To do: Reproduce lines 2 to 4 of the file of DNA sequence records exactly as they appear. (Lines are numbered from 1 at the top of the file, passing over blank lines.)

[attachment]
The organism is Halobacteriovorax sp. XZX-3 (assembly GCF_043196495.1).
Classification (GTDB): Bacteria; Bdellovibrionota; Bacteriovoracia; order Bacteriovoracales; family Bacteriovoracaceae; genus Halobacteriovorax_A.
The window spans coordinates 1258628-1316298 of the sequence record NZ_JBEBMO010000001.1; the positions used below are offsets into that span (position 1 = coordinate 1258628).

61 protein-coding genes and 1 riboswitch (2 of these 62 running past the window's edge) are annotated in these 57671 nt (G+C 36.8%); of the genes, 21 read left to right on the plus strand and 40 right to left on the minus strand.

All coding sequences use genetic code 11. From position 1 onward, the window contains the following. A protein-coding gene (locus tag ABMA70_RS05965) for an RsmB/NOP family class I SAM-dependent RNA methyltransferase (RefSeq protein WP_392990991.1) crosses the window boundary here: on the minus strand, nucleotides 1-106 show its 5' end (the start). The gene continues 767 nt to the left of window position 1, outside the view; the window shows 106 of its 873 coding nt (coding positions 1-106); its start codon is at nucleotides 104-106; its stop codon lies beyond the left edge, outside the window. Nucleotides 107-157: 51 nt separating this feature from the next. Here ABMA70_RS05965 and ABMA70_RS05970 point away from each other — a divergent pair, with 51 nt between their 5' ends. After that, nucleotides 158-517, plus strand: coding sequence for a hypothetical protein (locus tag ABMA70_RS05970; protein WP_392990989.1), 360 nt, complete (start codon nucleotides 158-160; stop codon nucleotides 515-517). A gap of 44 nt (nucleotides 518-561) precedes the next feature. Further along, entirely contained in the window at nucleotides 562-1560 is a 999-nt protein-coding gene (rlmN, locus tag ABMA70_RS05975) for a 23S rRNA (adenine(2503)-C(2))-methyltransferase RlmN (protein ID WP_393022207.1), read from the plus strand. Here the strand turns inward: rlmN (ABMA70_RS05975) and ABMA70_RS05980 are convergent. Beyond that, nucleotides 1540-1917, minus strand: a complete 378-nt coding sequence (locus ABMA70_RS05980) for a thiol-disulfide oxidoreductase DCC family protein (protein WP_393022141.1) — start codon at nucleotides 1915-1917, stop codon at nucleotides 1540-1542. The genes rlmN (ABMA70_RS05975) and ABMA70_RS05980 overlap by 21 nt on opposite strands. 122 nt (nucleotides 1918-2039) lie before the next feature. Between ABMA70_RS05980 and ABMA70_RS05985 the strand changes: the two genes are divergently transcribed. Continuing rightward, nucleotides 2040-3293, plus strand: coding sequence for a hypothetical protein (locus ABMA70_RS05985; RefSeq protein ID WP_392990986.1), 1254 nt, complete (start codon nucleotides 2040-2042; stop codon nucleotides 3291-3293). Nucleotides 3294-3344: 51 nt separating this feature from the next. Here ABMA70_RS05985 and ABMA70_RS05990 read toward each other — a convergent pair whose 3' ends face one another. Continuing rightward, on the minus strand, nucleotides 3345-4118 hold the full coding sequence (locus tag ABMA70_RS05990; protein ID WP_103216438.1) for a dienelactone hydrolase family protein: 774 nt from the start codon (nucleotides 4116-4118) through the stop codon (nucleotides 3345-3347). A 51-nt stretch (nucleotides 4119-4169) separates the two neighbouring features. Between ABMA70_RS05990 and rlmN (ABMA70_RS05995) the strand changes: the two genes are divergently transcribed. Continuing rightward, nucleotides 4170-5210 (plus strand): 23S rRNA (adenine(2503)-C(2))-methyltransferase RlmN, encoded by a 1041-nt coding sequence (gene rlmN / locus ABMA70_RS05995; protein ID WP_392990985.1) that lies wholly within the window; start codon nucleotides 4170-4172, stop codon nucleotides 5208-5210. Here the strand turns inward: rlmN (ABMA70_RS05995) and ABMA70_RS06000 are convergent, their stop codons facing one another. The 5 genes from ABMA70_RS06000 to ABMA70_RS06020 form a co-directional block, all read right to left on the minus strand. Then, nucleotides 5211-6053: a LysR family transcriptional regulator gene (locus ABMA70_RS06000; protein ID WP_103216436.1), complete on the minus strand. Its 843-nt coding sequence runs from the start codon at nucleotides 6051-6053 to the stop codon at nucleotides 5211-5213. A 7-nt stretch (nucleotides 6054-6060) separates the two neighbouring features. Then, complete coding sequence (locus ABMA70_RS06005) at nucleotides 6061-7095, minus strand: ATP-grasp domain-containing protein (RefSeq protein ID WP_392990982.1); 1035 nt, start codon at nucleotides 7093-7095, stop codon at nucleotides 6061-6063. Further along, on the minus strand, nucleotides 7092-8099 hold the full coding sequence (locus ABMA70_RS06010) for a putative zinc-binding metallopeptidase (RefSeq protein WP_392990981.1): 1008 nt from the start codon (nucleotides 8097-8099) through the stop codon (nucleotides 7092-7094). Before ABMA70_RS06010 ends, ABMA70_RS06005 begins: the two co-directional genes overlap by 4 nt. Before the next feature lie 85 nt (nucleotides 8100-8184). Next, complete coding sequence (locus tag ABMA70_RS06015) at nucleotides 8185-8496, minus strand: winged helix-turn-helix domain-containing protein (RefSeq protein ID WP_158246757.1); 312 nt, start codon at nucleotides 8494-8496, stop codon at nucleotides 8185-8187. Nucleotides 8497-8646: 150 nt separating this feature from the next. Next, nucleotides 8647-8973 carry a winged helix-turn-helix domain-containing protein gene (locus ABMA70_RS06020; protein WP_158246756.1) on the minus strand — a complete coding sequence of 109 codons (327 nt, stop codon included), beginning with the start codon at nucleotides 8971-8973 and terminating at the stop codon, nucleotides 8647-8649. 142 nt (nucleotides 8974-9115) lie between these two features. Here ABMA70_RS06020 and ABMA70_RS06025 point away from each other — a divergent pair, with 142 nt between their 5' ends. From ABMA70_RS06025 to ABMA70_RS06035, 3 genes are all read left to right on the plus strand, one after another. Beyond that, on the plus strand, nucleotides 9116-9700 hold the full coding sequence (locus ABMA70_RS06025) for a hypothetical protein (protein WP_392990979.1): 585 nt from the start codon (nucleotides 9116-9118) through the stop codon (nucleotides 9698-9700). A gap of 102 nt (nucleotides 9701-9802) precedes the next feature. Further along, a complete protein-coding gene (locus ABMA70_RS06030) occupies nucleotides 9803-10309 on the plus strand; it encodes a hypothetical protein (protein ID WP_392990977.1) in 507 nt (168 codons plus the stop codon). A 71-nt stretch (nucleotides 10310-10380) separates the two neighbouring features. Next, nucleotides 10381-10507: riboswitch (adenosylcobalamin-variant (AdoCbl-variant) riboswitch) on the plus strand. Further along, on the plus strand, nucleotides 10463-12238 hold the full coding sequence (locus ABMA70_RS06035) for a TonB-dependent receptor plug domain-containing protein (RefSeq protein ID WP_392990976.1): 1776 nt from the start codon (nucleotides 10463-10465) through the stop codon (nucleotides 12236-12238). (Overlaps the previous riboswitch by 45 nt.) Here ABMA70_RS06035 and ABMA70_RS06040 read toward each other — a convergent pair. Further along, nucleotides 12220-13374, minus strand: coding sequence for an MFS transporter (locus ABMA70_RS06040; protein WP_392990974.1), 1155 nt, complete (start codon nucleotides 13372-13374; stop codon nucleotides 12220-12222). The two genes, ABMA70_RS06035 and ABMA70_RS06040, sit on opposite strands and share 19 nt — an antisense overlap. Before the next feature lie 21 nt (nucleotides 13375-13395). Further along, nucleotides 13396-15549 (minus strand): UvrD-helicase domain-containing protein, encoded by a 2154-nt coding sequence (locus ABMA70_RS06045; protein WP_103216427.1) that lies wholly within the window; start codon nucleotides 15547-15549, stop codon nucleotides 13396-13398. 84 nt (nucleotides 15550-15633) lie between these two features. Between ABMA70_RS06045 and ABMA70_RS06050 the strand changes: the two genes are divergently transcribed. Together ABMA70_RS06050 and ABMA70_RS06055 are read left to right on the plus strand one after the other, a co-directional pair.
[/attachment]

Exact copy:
Classification (GTDB): Bacteria; Bdellovibrionota; Bacteriovoracia; order Bacteriovoracales; family Bacteriovoracaceae; genus Halobacteriovorax_A.
The window spans coordinates 1258628-1316298 of the sequence record NZ_JBEBMO010000001.1; the positions used below are offsets into that span (position 1 = coordinate 1258628).

61 protein-coding genes and 1 riboswitch (2 of these 62 running past the window's edge) are annotated in these 57671 nt (G+C 36.8%); of the genes, 21 read left to right on the plus strand and 40 right to left on the minus strand.